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Mark Reed (sculptor)

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Mark Reed (born 23 March 1971) is a British sculptor based in East Anglia, in the United Kingdom. Reed works primarily in metals, using bronze, mild steel, stainless steel and aluminium. According to Reed, his themes include "nature and his place within it, science, the environment, family and the passage of time."[1]



Born in Colchester, Reed spent his early years in Suffolk, relocating with his family to a fruit farm in rural Norfolk in his teens. The trees in the orchards he once pruned and shaped were inspiration for much of Reed's sculpture and furniture.[2]

Reed initially designed nature-inspired furniture,[3] casting all of his bronze sculptures himself in studio.[4][page needed] Reed is known for his tree sculptures in forged steel, the individual branches heated in the forge and then tapered on the anvil, giving the appearance of a "fluid shape of the tree beginning to 'grow'".

Public works


In 2004 Reed worked on his first public commission Bronze and Cast Iron Tree Planters for The Prince's Trust and the City of London, unveiled by the Lord Mayor of the City.[citation needed]

Reed has created public works in the UK, spurred by his "concerns about climate change" which prompted his 10 meter Wave installation (2021) and the sale of many of the 3,000 fish raised thousands of pounds for Norwich Cathedral Charities.[5] Reed's Tree of Life sculpture (2022), with over 2,000 patinated stainless steel engravable leaves, raises funds for Kings Lynn Hospital's League of Friends.[6][7] In 2023, The Serving Ace Meeting Tree, a 3.658 meter bronze sculpture commissioned from Reed by the All England Club, was installed on the grounds of Wimbledon.[8]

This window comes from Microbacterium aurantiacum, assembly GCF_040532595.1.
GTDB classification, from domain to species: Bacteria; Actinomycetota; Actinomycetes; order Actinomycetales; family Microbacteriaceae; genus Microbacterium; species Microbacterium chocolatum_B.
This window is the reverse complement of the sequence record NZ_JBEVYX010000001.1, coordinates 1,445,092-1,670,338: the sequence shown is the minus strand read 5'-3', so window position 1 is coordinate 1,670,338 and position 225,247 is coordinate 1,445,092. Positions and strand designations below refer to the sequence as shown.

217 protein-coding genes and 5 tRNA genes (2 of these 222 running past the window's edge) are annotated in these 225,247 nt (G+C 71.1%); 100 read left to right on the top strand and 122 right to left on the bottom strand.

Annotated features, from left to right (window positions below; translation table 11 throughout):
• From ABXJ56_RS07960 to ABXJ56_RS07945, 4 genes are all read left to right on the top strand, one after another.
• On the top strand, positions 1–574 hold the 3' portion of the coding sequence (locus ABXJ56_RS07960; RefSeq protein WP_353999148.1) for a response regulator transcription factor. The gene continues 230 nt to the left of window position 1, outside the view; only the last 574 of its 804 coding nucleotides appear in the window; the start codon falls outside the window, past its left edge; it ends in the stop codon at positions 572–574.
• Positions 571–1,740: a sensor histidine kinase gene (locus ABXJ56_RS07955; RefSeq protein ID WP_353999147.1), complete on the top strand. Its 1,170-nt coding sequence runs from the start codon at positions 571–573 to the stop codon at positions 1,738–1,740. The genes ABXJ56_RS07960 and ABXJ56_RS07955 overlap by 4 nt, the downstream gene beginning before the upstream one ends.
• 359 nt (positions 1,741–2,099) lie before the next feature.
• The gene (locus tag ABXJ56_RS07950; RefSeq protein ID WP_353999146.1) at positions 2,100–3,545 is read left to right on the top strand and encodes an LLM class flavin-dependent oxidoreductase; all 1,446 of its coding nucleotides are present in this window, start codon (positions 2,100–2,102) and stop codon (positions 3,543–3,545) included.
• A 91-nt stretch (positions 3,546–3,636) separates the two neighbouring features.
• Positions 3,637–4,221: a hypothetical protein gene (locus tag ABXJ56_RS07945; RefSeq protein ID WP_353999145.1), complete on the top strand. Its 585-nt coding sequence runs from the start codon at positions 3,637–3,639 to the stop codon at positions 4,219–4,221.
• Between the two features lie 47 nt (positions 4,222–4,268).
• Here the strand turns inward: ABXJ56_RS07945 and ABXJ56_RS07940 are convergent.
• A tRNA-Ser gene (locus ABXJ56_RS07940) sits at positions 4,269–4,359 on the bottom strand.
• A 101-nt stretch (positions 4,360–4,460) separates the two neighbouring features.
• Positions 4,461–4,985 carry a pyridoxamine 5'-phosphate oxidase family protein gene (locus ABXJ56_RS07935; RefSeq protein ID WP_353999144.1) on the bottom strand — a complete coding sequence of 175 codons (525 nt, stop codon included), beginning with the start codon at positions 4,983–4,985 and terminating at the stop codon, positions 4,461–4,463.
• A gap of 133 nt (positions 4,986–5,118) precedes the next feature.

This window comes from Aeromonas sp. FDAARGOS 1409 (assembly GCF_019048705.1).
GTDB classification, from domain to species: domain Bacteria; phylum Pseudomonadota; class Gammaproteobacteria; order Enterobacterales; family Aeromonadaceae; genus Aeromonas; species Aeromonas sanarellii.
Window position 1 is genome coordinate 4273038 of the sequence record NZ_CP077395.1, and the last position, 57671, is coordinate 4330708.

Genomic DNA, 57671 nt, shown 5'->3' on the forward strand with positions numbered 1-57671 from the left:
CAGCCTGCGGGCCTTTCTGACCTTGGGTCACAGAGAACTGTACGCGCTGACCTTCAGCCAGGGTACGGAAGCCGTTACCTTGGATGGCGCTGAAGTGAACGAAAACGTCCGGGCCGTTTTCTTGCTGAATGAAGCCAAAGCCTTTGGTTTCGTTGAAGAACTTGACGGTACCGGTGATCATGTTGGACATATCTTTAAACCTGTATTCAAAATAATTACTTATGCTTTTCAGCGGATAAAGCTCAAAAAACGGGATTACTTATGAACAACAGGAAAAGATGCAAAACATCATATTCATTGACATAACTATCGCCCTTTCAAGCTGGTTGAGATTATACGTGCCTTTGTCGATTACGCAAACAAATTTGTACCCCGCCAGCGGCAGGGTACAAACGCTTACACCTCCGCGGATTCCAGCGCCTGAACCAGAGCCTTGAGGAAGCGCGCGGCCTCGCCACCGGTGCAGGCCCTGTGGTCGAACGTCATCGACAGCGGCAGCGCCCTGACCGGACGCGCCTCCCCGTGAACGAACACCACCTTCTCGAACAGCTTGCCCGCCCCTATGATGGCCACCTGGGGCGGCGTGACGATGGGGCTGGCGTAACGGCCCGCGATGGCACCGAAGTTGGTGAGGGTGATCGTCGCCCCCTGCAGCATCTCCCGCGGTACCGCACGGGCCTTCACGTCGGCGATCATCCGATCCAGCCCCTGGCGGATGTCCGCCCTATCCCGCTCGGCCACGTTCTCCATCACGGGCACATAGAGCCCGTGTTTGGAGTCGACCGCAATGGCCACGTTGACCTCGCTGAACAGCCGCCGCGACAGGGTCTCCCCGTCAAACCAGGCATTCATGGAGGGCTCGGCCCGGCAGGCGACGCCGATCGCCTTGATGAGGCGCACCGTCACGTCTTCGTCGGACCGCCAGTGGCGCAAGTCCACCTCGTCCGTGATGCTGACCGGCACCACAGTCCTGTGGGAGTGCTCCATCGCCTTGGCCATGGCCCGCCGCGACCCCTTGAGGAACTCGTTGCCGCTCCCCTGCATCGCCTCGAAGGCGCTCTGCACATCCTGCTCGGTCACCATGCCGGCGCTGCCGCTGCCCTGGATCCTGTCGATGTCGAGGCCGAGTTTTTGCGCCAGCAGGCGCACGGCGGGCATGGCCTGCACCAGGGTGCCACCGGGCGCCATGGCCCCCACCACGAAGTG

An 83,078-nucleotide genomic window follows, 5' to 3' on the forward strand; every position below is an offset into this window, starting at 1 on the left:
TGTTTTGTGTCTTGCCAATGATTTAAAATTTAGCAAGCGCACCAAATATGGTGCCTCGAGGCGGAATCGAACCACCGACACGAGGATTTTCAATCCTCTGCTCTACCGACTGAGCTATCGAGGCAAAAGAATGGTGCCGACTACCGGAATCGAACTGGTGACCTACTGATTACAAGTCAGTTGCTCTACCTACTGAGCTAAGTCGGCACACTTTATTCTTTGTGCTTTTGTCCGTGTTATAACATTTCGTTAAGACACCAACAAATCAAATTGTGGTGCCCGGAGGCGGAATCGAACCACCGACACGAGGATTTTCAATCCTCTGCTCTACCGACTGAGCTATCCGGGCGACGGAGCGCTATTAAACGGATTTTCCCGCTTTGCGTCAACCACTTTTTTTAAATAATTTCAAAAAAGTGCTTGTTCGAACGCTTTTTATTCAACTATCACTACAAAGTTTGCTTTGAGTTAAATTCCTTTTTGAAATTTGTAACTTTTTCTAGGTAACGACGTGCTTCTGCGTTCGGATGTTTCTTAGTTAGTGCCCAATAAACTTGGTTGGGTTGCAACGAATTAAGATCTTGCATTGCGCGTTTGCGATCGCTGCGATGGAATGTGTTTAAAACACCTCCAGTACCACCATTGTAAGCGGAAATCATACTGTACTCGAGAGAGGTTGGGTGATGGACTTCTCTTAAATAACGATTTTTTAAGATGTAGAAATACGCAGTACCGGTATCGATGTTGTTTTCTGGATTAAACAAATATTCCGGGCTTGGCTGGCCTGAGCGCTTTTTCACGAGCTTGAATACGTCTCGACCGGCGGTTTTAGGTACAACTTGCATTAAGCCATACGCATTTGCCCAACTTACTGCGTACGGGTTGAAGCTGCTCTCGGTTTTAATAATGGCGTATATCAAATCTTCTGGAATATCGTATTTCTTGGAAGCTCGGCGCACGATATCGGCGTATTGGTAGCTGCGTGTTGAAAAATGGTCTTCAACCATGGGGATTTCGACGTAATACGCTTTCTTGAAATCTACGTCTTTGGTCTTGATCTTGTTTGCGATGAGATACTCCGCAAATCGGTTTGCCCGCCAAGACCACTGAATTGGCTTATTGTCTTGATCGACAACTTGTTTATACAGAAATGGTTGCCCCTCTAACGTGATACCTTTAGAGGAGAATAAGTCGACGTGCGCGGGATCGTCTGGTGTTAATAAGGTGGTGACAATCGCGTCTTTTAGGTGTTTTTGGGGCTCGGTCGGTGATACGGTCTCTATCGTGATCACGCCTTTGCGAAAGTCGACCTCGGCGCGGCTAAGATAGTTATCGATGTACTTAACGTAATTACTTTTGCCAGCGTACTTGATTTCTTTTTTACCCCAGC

Reed's sculptures reflect his interest in the workings of natural structures and the way they contribute to the artistic view of a plant or animal.[1][9]


  1. ^ a b Lee, Emma (14 August 2021). "See 'Stunning' Wave Sculpture at Norwich Cathedral". Archant. Eastern Daily Press. Retrieved 26 June 2023.
  2. ^ Fordham, Amy (March 2013). "Feed the birds". Eastern Daily Press- Norfolk. No. 167. p. 135.
  3. ^ "No title". Design Times. March–April 2001. p. 43.
  4. ^ Sweeney, Jan (2013). From Studio to Foundry. Bloomsbury. ISBN 978-1-408-15665-0. OCLC 865659485.
  5. ^ Hadden, Joe (25 October 2021). "Attleborough artist Mark Reed's sculpture, 'Your Waves Go Over Me', goes on display at Norwich Cathedral". Iliffe Media. Diss Express. Retrieved 11 May 2023.
  6. ^ "Huge Tree Sculpture Installed at Norfolk Hospital to Bring 'Joy on Difficult Days'". ITV Anglia. 16 March 2022. Retrieved 13 May 2023.
  7. ^ Hussain, Sarah (13 March 2022). "'Monumental' Sculpture Installed at Norfolk Hospital". Eastern Daily Press. Retrieved 13 May 2023.
  8. ^ Springer, Shira (1 July 2023). "At Wimbledon, Not All the Artistry Is on the Court". The New York Times. Vol. 172, no. 59836. Archived from the original on 4 July 2023.
  9. ^ Burgess, Sarah (16 October 2021). "Want your own piece of the Dippy exhibition? Here's your chance". Archant. Eastern Daily Press. Retrieved 26 June 2023.